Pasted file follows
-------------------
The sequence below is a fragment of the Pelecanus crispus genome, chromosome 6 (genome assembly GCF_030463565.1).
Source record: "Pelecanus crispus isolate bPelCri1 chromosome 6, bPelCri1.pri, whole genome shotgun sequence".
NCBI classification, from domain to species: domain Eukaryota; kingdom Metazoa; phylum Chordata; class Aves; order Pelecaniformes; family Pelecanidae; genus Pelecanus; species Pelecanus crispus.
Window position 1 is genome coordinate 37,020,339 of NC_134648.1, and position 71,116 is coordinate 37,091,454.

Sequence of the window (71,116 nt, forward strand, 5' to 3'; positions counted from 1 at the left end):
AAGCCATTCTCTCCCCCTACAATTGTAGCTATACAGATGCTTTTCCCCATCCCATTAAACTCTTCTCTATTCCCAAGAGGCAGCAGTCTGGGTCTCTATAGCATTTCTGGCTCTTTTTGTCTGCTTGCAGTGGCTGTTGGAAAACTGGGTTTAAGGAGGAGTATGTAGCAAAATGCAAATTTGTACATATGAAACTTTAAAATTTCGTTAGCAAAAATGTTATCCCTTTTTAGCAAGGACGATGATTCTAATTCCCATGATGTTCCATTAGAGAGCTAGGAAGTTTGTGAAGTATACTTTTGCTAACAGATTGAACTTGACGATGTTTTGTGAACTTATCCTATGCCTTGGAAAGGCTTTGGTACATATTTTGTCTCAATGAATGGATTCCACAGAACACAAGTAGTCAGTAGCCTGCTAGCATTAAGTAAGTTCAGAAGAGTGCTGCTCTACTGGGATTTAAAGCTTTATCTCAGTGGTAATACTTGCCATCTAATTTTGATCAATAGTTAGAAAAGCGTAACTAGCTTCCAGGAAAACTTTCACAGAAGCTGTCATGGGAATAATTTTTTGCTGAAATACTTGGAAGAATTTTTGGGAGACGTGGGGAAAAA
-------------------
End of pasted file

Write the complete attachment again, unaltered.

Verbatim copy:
The sequence below is a fragment of the Pelecanus crispus genome, chromosome 6 (genome assembly GCF_030463565.1).
Source record: "Pelecanus crispus isolate bPelCri1 chromosome 6, bPelCri1.pri, whole genome shotgun sequence".
NCBI classification, from domain to species: domain Eukaryota; kingdom Metazoa; phylum Chordata; class Aves; order Pelecaniformes; family Pelecanidae; genus Pelecanus; species Pelecanus crispus.
Window position 1 is genome coordinate 37,020,339 of NC_134648.1, and position 71,116 is coordinate 37,091,454.

Sequence of the window (71,116 nt, forward strand, 5' to 3'; positions counted from 1 at the left end):
AAGCCATTCTCTCCCCCTACAATTGTAGCTATACAGATGCTTTTCCCCATCCCATTAAACTCTTCTCTATTCCCAAGAGGCAGCAGTCTGGGTCTCTATAGCATTTCTGGCTCTTTTTGTCTGCTTGCAGTGGCTGTTGGAAAACTGGGTTTAAGGAGGAGTATGTAGCAAAATGCAAATTTGTACATATGAAACTTTAAAATTTCGTTAGCAAAAATGTTATCCCTTTTTAGCAAGGACGATGATTCTAATTCCCATGATGTTCCATTAGAGAGCTAGGAAGTTTGTGAAGTATACTTTTGCTAACAGATTGAACTTGACGATGTTTTGTGAACTTATCCTATGCCTTGGAAAGGCTTTGGTACATATTTTGTCTCAATGAATGGATTCCACAGAACACAAGTAGTCAGTAGCCTGCTAGCATTAAGTAAGTTCAGAAGAGTGCTGCTCTACTGGGATTTAAAGCTTTATCTCAGTGGTAATACTTGCCATCTAATTTTGATCAATAGTTAGAAAAGCGTAACTAGCTTCCAGGAAAACTTTCACAGAAGCTGTCATGGGAATAATTTTTTGCTGAAATACTTGGAAGAATTTTTGGGAGACGTGGGGAAAAA